Palantir, the data analytics company known for its work for the US defence and national security establishment, beat Wall Street forecasts with its first quarterly earnings since becoming a public company and raised its revenue guidance for the rest of the year.
The company’s revenue growth accelerated to almost 50 per cent in the first nine months of this year, double the rate of 2019, thanks to new contracts with the US army following a successful court battle to gain more access to military spending.
Palantir’s shares rose 1.4 per cent in after-market trading on Thursday, continuing their strong gains in recent days.
The shares had risen more than 40 per cent since the US election last week, despite worries in some quarters that its heavy dependence on defence spending and close ties to the Republican administration would hurt Palantir in the event of a Democratic victory.
On Thursday the company said it had reduced its dependence on a small number of big customers — one of Wall Street’s main concerns about Palantir — with the proportion of its revenue from the 20 biggest customers falling to 61 per cent so far this year, from 69 per cent in the same period in 2019.
For the three months to the end of September, Palantir’s revenue climbed 52 per cent, to $289.4m. It reported a net loss of $861m, or 94 cents a share, $847m of which was due to employee stock expenses following its direct listing in September.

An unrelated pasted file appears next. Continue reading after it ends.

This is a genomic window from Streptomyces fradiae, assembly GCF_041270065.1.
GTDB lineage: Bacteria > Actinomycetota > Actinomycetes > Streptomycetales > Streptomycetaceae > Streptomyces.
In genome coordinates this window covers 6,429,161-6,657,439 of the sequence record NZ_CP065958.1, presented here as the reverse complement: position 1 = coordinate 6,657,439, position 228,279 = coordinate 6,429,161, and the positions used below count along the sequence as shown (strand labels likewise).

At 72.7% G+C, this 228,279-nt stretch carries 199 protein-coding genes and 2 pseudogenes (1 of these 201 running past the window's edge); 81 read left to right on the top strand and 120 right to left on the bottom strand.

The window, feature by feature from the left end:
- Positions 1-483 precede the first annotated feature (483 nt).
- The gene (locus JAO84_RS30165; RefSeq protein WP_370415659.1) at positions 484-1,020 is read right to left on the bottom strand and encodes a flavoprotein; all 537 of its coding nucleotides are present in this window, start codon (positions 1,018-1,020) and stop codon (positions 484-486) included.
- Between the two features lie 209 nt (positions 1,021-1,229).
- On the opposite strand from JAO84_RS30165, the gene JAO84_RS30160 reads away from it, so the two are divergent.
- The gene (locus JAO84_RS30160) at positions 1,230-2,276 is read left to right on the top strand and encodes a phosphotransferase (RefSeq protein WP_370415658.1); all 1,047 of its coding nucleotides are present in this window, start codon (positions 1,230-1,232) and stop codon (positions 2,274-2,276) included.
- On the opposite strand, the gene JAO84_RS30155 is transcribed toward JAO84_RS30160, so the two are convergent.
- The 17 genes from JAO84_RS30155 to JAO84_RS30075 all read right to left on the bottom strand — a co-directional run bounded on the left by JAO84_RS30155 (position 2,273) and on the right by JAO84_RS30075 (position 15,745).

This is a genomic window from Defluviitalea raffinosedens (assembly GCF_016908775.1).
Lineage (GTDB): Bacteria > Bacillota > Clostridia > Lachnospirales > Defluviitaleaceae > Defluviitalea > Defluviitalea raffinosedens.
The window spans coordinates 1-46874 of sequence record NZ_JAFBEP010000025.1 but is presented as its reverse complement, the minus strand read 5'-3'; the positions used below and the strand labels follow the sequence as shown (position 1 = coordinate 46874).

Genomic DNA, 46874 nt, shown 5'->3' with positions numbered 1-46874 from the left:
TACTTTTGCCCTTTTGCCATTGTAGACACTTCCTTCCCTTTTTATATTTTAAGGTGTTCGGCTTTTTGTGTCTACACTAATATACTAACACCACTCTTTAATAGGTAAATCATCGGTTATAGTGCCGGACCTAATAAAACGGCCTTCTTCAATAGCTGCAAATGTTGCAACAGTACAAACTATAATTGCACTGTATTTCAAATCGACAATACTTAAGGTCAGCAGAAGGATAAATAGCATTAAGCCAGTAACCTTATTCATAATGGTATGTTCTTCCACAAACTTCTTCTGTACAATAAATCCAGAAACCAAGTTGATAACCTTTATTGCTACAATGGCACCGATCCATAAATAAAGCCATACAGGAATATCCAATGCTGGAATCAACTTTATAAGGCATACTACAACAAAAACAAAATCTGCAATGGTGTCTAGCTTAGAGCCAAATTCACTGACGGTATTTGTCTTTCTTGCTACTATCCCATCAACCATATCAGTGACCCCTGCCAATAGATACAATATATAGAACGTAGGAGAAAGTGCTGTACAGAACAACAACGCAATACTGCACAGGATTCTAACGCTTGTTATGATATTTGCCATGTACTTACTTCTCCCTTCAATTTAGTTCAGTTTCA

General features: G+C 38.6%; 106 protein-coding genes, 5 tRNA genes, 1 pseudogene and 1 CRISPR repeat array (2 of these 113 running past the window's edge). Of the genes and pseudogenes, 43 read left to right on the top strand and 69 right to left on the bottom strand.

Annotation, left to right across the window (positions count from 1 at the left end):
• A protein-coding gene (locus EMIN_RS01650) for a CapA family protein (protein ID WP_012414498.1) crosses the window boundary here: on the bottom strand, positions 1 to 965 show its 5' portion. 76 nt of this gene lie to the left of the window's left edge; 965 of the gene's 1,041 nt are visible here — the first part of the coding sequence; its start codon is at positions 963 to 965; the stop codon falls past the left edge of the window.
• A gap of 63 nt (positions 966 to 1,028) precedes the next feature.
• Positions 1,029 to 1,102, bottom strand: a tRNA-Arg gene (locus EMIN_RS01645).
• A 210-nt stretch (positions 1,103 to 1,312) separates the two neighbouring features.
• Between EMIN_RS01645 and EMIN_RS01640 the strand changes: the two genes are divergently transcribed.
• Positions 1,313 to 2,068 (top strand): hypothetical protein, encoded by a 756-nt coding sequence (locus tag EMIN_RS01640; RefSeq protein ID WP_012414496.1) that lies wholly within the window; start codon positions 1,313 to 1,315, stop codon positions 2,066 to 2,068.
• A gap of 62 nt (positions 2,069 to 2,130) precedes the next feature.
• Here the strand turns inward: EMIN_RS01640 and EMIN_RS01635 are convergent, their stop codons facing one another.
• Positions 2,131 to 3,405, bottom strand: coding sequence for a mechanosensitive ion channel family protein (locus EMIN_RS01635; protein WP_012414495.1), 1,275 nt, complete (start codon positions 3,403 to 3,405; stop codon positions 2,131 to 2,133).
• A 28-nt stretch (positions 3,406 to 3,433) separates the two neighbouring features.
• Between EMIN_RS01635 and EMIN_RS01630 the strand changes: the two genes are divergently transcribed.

Adjusting for the compensation costs and charges associated with the listing, it reported a profit of $73m, or about 8 cents a share, compared to a loss of $92m the year before. Wall Street had been expecting adjusted earnings per share of 2 cents, with revenue of $279m.
The company’s contribution margin, which the company claims is the best measure of its underlying profitability, rose to 51 per cent in the quarter.
This margin — based on gross profits minus sales and marketing costs, with stock-based compensation costs added back in — had already jumped to 48 per cent in the first half of the year, from 21 per cent in all of 2019, largely as a result of lower sales and marketing costs.
Palantir has said this reflected a change in its business model, as it faced fewer up-front costs with new contracts, though it had also benefited from lower travel costs resulting from the pandemic.